In 2017, the city of Boston set its sights on the ambitious goal of becoming 100% carbon free by 2050. With this commitment, the Green Ribbon Commission in collaboration with Boston University’s Institute for Sustainable Energy began to investigate how this could be achieved and develop a strategy for implementation.
Earlier this month, the result of nearly two years of research was released in an ambitious report that provides the city with a detailed roadmap to becoming carbon neutral by 2050. Adhering to this plan will require significant effort both on the part of legislators and residents, as well as substantial financial investment, but the outcome will provide immeasurable benefits to the environment, the health and livelihood of Bostonians, and the economy.
While the report only addresses emission reductions at the city level, state legislation will prove crucial in providing leverage for Boston to achieve the demands of the report. There are currently bills in both the Massachusetts House and Senate proposing a statewide price on carbon and Bostonians should support these bills as they would assist the city in achieving their own municipal goals. The market forces associated with a carbon fee would incentivize diversion from fossil fuels and would complement the report’s plan for creating a carbon neutral Boston.
A statewide fee on carbon pollution would also help Massachusetts meet its target of reducing emissions 80% below 1990 levels by 2050 and, partnered with the steps that have been outlined in this new report, can help Boston achieve carbon neutrality in that same time. State legislation is a significant influence for municipal policies, and a statewide policy such as the proposed carbon fee will provide legitimacy to Boston’s ambitious emission reduction goals. As the state’s capital and economic hub, Boston can be a leader within Massachusetts and demonstrate how a price on carbon is an opportunity for innovation and growth.
Takeaways From the Report
The Carbon Free Boston report identifies four main sectors where carbon emissions will be eliminated to reach the 100% carbon free goal. Each sector presents a unique set of challenges that must be addressed in order to implement the necessary changes.
Within the greater Boston area, private household vehicles currently account for nearly 70% of all transportation-related emissions. In order to reduce these, the city will need to invest heavily in its public transit system, making it more efficient and accessible for all residents, as well as fundamentally change the region’s culture and attitudes around mobility. The strategies that the report recommends include public transport discounts for people who walk or bike to a station rather than drive, an expansion of the biking and pedestrian network, an increase of areas reached by public transportation, and a fee for private vehicle trips within the Longwood, Backbay, Downtown, Seaport area and for parking.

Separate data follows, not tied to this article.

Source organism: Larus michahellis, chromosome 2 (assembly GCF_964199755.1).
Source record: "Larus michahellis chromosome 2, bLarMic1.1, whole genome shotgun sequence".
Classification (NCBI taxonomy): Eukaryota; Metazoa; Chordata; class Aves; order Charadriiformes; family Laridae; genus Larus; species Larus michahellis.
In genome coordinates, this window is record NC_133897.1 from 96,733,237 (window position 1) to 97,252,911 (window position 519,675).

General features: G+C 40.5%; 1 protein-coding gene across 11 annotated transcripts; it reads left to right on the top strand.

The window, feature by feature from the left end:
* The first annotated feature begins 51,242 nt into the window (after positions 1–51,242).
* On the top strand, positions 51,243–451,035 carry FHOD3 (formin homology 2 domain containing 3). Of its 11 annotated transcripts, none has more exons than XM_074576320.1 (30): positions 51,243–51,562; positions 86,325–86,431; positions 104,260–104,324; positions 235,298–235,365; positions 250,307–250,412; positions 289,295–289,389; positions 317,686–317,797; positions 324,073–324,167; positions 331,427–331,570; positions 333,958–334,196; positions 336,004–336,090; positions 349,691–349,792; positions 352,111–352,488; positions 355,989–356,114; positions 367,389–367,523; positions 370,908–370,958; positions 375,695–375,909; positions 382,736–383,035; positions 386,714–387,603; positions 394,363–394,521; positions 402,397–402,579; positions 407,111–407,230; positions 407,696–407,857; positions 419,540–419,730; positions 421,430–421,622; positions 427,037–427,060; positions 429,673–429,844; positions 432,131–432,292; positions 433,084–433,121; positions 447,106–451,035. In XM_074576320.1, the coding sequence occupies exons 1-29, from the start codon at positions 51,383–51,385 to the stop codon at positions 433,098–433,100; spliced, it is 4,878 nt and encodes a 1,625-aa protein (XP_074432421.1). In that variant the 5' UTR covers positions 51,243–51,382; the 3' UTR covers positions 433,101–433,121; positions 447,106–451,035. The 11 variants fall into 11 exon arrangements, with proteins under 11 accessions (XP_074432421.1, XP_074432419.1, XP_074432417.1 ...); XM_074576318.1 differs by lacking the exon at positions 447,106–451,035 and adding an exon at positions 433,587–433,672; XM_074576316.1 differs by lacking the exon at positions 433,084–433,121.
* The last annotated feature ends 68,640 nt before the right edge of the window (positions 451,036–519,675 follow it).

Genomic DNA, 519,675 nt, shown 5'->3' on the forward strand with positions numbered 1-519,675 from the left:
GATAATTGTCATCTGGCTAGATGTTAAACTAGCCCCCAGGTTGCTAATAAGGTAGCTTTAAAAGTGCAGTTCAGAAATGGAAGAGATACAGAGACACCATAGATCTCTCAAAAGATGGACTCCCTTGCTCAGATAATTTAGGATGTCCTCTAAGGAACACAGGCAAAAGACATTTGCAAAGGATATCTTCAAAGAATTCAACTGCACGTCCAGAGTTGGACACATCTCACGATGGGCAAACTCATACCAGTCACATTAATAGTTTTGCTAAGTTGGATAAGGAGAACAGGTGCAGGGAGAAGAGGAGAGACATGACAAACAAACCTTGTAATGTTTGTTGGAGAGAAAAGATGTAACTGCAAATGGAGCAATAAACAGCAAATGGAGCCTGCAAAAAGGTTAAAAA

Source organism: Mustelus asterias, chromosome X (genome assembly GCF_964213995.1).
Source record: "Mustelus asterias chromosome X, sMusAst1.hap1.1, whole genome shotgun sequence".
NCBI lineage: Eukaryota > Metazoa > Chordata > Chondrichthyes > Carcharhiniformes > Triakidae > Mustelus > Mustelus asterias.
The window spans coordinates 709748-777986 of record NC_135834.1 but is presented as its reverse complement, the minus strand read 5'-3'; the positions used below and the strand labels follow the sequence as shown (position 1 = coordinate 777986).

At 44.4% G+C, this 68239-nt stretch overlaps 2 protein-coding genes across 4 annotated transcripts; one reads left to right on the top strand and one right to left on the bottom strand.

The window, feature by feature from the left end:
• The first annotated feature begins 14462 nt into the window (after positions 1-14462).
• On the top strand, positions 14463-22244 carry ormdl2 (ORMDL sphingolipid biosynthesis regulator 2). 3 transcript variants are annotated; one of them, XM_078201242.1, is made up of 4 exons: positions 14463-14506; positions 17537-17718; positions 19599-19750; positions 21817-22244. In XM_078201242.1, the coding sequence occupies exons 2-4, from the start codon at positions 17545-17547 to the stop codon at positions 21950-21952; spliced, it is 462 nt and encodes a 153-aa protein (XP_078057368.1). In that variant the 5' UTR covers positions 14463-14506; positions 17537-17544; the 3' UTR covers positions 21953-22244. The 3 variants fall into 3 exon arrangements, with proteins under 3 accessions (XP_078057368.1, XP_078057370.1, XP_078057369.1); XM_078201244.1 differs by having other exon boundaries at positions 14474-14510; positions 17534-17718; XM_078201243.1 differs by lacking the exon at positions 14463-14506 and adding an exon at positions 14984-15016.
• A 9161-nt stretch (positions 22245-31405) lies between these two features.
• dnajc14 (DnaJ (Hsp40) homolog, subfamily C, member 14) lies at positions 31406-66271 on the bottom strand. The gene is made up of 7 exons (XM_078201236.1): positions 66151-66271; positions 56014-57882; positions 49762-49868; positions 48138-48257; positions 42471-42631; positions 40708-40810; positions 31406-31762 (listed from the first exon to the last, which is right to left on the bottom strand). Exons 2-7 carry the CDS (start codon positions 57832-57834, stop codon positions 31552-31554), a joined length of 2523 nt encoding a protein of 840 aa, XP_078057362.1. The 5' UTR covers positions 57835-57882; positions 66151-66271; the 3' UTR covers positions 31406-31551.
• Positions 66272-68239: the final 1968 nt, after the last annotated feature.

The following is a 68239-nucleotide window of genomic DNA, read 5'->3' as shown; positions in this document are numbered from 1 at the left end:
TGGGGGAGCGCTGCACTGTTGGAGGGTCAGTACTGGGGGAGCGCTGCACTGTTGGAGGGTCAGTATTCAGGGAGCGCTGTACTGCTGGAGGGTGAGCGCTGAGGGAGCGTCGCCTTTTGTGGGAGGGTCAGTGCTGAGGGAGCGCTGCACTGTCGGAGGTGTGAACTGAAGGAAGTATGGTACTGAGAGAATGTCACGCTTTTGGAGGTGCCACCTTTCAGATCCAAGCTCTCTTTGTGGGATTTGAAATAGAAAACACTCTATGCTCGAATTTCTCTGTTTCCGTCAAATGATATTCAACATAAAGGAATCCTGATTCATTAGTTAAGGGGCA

Boston’s population is expected to grow by over 100,000 by 2050, resulting in the development of a projected 78,000 new residential units by this time. As this development occurs, it is crucial that these new buildings are constructed to meet energy efficiency standards, such as Passive House and LEED. Building to these standards has the dual benefit of saving energy and reducing costs; carbon-neutral buildings have the potential to save $600 million citywide by 2050, benefiting low and moderate income residents for whom energy costs make up a greater portion of their income. The report also addresses retrofitting existing buildings. The building standards for structures made at the turn of the 20th century are grossly inefficient, and retrofitting would provide an opportunity for buildings to be upgraded to decrease their emissions and render them more resilient.
Reducing waste and litter in Boston has been part of the city’s agenda to address climate change since 2014, and most recently resulted in the Zero Waste Boston Initiative that was launched in 2018. Waste is a significant source of greenhouse gas emissions from collection to treatment, with 75% of waste currently sent to landfills or combusted, only 25% being diverted (recycled, composted, or repaired). Reducing emissions from municipal waste will mean increasing the percentage of waste that is diverted and increasing the accessibility of these venues for all residents. It will also mean the implementation of more citywide zero-waste initiatives, such as the plastic bag ban, which will require participation from everyone in the city. In addition to reduced emissions, a zero-waste Boston by 2050 will result in cleaner air and water for everyone.